Good question - and here is an article by superchicken that I found very useful about IU to mg conversions:
---------- What is an iu? ----------
written by superchicken anabolic-alchemy
An IU stands for international unit. It is an internationally accepted amount of a specific substance. Its typically used for hormones, biologicals, enzymes, and certain fat soluble vitamins such as A, D, and E. Look on the back of your Centrum multi vitamin bottle, some stuff is listed in IU not mg or mcg like the other things.
Here’s a quick definition I pulled of the web:
1. The quantity of a biologically active substance, such as a hormone or vitamin, required to produce a specific response.
2. A unit of potency for similarly active substances based on this quantity and accepted as an international standard.
You can see they aren’t concerned with weight(mg) or volume(ml) much when it comes to IU’s. Rather, it is used to express how much biological effect it will have. There is a correlation between weight and iu’s, and to a much lesser degree, volume as well. But this is specific to each substance, as each substance is different.
So you can almost think of IU’s as weight(mg’s), just realize that the weight will be different for each compound.
A few examples of the correlation between iu’s and weight:
-1 IU represents 45mcg of a standard preparation of insulin (u-100 type insulin, there are other types and other types will not be 45.5mcg per iu!)
-1 IU represents 0.6mcg of a standard preparation of penicillin
-1 IU represents 0.33mg(333mcg) of human growth hormone(hgh)
-1 IU represents 0.3 microgram (0.0003 mg) for vitamin A
-1 IU represents 50 micrograms (0.05 mg) for vitamin C
-1 IU represents 25 nanograms (0.000025 mg) for vitamin D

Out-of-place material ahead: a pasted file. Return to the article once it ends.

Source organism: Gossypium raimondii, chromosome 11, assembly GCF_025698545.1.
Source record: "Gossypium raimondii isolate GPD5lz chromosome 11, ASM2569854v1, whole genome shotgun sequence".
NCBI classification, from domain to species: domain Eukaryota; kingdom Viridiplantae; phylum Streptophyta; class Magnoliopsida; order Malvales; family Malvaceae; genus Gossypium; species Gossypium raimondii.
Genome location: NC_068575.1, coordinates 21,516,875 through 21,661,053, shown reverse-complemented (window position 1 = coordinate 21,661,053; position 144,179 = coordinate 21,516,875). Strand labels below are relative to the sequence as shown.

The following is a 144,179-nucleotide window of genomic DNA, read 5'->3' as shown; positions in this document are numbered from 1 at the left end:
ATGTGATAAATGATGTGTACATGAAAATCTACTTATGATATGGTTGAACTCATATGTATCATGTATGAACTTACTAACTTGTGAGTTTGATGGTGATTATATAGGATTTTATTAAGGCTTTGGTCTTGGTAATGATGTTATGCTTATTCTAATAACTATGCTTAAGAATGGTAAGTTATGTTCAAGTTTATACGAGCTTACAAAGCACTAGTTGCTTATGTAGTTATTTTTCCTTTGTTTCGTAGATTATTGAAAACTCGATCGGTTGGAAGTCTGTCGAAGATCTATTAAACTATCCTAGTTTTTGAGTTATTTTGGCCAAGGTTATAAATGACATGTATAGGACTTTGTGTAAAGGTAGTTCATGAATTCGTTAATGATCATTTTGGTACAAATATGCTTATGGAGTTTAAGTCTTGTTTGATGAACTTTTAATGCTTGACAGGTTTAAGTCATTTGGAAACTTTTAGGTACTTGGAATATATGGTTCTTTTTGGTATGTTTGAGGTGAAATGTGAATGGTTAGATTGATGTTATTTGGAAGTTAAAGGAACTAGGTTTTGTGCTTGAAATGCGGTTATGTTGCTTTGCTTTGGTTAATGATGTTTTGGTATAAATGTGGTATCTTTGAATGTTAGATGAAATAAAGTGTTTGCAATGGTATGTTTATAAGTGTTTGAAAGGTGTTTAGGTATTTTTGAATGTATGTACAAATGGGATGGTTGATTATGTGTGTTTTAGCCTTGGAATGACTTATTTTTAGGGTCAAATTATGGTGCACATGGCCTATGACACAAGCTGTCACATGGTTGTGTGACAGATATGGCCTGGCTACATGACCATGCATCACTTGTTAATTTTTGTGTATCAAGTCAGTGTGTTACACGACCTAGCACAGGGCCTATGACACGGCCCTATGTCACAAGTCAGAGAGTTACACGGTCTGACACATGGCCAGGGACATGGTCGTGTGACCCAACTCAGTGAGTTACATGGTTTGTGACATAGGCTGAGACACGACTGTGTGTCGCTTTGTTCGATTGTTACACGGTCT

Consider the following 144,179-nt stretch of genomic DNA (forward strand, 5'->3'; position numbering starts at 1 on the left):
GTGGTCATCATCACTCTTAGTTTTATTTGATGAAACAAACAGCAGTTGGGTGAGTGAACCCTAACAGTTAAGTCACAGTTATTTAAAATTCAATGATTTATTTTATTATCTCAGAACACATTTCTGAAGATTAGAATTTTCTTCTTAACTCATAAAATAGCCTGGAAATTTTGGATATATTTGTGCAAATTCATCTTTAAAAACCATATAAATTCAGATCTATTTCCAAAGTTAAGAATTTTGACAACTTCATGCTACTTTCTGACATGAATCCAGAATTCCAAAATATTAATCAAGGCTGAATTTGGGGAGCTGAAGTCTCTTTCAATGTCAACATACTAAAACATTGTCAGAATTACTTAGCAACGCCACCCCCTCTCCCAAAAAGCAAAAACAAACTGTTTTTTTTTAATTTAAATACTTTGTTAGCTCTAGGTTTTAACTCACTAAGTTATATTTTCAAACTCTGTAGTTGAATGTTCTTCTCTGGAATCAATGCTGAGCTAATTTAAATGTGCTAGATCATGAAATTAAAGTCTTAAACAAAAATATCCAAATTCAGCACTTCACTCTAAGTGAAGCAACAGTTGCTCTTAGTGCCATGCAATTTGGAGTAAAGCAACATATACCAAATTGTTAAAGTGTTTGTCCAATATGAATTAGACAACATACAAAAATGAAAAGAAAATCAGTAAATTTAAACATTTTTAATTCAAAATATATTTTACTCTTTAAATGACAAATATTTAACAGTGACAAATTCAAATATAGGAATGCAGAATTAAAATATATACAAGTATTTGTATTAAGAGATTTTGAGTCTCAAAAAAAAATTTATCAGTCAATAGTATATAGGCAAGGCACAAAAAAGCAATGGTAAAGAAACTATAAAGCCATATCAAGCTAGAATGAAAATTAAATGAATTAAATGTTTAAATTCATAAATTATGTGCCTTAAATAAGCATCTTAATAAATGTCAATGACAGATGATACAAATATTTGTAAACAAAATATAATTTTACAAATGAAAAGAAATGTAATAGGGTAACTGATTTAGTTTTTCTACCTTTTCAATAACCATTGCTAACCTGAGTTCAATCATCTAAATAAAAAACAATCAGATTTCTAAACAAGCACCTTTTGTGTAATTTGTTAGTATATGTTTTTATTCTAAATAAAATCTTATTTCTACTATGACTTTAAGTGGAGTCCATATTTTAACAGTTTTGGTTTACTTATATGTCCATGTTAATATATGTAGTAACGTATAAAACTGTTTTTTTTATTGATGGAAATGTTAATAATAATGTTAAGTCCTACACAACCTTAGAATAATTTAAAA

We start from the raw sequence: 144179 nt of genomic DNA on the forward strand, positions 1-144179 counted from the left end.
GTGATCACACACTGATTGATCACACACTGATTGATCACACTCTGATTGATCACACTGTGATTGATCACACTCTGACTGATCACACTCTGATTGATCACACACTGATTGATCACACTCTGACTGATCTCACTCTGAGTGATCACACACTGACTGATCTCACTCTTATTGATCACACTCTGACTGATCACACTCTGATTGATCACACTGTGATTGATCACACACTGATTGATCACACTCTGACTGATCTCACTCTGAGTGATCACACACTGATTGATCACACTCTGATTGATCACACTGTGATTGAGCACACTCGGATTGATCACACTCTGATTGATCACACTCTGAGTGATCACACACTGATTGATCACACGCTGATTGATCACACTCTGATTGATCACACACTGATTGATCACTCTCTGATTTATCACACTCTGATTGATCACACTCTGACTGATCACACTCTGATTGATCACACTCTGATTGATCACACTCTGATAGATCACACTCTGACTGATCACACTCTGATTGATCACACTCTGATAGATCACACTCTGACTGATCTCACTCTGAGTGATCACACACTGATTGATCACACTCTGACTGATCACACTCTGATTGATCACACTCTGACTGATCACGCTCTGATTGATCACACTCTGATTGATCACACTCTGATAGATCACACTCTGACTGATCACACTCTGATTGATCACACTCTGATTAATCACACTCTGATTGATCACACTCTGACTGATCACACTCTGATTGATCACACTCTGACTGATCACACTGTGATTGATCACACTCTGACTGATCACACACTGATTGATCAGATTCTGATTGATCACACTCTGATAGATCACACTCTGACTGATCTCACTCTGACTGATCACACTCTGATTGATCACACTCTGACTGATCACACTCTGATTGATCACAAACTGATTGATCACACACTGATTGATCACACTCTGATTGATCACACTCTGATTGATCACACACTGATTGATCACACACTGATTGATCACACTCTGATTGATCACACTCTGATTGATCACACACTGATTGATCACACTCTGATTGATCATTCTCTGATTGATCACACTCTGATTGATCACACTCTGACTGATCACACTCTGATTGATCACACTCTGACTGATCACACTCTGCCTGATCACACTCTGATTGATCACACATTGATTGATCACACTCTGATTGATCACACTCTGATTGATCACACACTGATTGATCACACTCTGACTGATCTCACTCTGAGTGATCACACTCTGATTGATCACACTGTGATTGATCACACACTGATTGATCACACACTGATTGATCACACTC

So you can see, an IU does not mean a certain amount of weight if being used to compare 2 different substances.
Now this will probably come shockingly to many, but an iu also DOES NOT correlate to volume(ml). Here’s some examples of common preparations:
-when measuring U-100 type insulin(there is more than 1 type of insulin!), and measuring it with a U-100 type insulin syringe(theres more than 1 type of insulin syringe! And im not talking about bigger and smaller needles, or a syringe which holds more or less volume ie; 30/50/100iu syringes). But for U-100 1ml will equal 100iu. Again, if using diff types this will no longer hold true. But lets just say 100iu represents 1ml.
-HCG is typically presented with 1 amp of powder, and 1 amp of solvent. There is usually 5,000iu or 10,000iu of HCG in the kit. Lets use the 5,000iu kit as our example:
Every iu is in the powder amp. So adding more or less solvent to the powder will NOT change the total amount of iu of hcg that you have. If you add 1ml of solvent to the powder, you have 5,000iu/ml. If you add 5ml of solvent, you now have 1,000iu/ml, but have 5ml of it. You still have a total of 5,000iu all together.
Now lets say you prepared your hcg at 5,000iu/ml. if you draw that ml of hcg into a u-100 insulin syringe, it will be full, and the liquid level will read as 100iu on the graduated markings on the barrel of the syringe. But remember, were using a INSULIN syringe, but were drawing up HCG. So even though your syringe says 100iu, you in fact have 5,000iu in it.
Same goes for HGH. A typical vial has 18iu of powder in it. If you add 3ml of solvent, you now have 6iu per ml. So now if put into a U-100 insulin syringe, 1ml of your HGH will read as 100iu, but you in fact have only 6iu in there.
To figure out how many iu per ml you have, is simple math. Lets say we have 5,000iu. We add 5ml of solvent. Divide the iu by the amount (in ml) of solvent.